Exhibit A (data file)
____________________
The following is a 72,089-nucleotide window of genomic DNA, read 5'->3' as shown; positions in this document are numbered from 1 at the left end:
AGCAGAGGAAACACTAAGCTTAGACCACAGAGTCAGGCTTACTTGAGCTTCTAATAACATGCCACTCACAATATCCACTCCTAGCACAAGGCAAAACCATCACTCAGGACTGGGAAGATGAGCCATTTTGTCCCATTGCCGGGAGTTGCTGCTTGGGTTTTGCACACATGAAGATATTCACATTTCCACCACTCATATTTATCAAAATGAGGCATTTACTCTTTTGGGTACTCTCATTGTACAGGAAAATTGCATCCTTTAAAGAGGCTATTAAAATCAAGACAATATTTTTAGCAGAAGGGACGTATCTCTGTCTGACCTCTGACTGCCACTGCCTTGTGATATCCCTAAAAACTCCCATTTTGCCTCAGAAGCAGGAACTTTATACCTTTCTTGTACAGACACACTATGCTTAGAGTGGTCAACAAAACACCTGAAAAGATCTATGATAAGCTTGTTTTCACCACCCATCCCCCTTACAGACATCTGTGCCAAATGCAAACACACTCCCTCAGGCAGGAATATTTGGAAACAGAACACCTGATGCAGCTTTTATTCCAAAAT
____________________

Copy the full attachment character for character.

The following is a 72,089-nucleotide window of genomic DNA, read 5'->3' as shown; positions in this document are numbered from 1 at the left end:
AGCAGAGGAAACACTAAGCTTAGACCACAGAGTCAGGCTTACTTGAGCTTCTAATAACATGCCACTCACAATATCCACTCCTAGCACAAGGCAAAACCATCACTCAGGACTGGGAAGATGAGCCATTTTGTCCCATTGCCGGGAGTTGCTGCTTGGGTTTTGCACACATGAAGATATTCACATTTCCACCACTCATATTTATCAAAATGAGGCATTTACTCTTTTGGGTACTCTCATTGTACAGGAAAATTGCATCCTTTAAAGAGGCTATTAAAATCAAGACAATATTTTTAGCAGAAGGGACGTATCTCTGTCTGACCTCTGACTGCCACTGCCTTGTGATATCCCTAAAAACTCCCATTTTGCCTCAGAAGCAGGAACTTTATACCTTTCTTGTACAGACACACTATGCTTAGAGTGGTCAACAAAACACCTGAAAAGATCTATGATAAGCTTGTTTTCACCACCCATCCCCCTTACAGACATCTGTGCCAAATGCAAACACACTCCCTCAGGCAGGAATATTTGGAAACAGAACACCTGATGCAGCTTTTATTCCAAAAT